I met some of the people from LDH when I came to Japan for the first time; it was very eye-opening for me to see that I wasn't the only one trying to sign artists before they are actually artists. On my own label I signed R3hab, Quintino and a lot of other people that are now touring as successful DJs. Two years ago I signed Fais and he had a couple of platinum songs. Management companies want to jump on whatever's hot. We actually want to jump on whoever has passion and dreams, and make them hot. It's not the easiest thing of course, but it's definitely the most fun thing and the most rewarding thing to do.
As part of Vocal Battle Auditions you’ll be heading to eight cities across five countries, do you think hitting these locations help you find a roster of unique and diverse talent?
That's the idea! I'm hoping for it. But for me, the most important thing is I want people to be unafraid to come out. We're not looking for people that are super trained, who have already being doing it for years and years. We're looking for the raw talent, before all the training, before all the craziness. We're looking for the freshest of the fresh, the sprouts that can grow into flowers.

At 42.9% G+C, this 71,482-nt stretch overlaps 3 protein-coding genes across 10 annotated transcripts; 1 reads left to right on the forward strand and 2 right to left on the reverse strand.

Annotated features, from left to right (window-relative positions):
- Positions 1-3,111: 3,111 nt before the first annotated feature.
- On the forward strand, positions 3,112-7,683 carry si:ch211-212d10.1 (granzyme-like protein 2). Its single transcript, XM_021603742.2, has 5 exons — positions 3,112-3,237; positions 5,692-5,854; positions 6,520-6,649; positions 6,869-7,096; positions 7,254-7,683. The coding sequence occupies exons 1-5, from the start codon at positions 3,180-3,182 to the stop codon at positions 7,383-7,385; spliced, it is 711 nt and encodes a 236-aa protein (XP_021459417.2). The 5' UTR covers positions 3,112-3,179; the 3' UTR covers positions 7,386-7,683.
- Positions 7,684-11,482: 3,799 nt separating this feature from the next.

What qualities are you looking for in the artists you’re seeking?
I'm looking for passion; my main priority is passion. I've always said 'talent' is a very broad word. I think my talent is that I love making music, and that's how I became good at it. If you listen to the music I made when I started, I did not sound talented at all! So the thing I'm looking for the most is someone with the passion to make their dream come true, and the belief that it's possible.
You said you want to take a different approach to major labels, focusing on the long term. Do you think major labels push artists into burnout in the short term?